O'Dowd: By that time in her life, Barbara had become extremely resistant to accepting anyone’s help. I am convinced of that. Barbara was immersed in her feelings of self-loathing, and sick as it sounds, I believe she felt a sort of comfort in that lonely and isolated place. She was stranded on a very stony path that she may not have even wanted to leave, as it justified her feelings of wanting to punish herself. Barbara’s life by then was all about hating and hurting herself, and trying to destroy her health, and I know that sounds sad and gruesome, but I believe it to be true. Barbara’s sister-in-law and best friend, Jan Redfield, told me that she tried to help her many times, as did a few other friends and family members, but most times, Barbara would not allow it. She would often disappear, or, she would listen to these people, and agree to seek help, and then would never follow through afterward. Dealing with her back then grew to be maddening to Jan and a few other people who really loved her, and many of them told me they finally had to walk away to keep their own minds and lives intact. No matter how you look at it, Barbara’s life is a huge tragedy…not only to her, but also to all the people who loved her and couldn’t save her.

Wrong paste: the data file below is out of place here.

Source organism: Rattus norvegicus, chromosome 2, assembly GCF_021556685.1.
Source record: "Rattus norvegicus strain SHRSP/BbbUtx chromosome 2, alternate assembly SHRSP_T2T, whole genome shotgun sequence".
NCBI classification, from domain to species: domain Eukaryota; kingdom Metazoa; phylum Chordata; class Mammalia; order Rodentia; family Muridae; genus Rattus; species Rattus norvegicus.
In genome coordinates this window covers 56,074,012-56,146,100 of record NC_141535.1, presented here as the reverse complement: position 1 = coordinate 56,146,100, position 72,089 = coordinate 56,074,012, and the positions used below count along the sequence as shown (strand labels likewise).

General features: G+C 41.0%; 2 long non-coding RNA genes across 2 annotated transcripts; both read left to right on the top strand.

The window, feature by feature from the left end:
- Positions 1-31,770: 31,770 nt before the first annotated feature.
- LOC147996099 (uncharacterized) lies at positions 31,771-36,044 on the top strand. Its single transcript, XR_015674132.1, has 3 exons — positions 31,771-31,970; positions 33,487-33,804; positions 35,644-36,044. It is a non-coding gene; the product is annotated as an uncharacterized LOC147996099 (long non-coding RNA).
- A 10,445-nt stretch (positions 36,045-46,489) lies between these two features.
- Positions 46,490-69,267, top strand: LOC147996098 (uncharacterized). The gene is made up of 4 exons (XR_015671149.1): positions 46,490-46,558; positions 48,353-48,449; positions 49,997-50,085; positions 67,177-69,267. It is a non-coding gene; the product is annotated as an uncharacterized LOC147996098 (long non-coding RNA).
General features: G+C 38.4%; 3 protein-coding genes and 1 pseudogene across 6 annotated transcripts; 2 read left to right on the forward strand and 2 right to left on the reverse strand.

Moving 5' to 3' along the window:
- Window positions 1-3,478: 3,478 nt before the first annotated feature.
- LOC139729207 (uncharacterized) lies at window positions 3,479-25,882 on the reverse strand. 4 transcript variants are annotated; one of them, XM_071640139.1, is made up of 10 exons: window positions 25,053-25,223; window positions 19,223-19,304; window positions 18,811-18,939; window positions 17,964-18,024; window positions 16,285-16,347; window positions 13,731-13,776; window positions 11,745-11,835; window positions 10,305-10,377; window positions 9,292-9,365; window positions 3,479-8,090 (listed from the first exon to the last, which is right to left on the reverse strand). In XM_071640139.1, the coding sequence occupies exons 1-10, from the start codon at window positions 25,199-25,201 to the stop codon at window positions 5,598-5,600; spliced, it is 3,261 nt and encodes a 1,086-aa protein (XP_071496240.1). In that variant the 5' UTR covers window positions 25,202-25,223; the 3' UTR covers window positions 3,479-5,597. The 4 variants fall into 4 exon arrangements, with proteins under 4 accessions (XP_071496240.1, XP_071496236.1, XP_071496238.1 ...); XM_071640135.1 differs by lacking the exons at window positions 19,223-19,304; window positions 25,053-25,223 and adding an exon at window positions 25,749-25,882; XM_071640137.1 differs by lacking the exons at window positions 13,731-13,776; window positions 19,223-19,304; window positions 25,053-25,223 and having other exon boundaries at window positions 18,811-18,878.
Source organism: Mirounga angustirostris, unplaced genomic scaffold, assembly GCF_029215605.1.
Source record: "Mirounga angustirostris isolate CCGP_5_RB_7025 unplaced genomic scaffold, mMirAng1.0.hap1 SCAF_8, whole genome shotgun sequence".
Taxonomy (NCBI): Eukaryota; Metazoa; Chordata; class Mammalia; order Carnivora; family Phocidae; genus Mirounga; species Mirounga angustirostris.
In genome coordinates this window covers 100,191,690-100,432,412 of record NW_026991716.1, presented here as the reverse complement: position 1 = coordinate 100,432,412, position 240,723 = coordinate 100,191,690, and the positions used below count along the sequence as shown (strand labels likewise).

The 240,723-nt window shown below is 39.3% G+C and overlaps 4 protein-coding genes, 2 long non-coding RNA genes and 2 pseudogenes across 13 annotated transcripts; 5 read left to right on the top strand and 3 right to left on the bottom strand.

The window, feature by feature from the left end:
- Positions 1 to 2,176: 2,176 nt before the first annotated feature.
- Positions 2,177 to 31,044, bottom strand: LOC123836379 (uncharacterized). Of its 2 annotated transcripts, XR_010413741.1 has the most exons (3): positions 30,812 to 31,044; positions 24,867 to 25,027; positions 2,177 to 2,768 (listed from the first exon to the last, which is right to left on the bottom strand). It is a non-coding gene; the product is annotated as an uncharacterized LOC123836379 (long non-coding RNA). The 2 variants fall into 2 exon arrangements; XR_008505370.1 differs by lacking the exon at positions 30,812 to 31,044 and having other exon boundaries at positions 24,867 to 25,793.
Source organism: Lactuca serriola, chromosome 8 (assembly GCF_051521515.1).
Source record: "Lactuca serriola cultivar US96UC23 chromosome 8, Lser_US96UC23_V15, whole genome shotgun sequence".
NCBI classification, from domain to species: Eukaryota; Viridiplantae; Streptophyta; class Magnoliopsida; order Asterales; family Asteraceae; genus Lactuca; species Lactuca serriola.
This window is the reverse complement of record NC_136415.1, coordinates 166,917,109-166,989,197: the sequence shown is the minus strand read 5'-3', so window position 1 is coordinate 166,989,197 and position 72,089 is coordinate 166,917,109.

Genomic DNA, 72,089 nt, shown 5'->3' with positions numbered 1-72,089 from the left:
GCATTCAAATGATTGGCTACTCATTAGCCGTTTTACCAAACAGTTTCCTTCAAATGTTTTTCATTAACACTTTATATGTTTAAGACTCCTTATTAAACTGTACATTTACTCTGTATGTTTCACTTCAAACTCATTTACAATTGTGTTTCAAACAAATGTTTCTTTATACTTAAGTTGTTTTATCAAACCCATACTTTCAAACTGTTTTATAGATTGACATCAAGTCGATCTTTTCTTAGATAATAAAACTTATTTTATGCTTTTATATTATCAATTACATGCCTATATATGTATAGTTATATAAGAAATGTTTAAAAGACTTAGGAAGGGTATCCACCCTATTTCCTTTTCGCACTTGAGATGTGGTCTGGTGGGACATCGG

7) 7) Plan9Crunch: Why didn't her family, so close to her in Southern California, never make an effort to have her committed?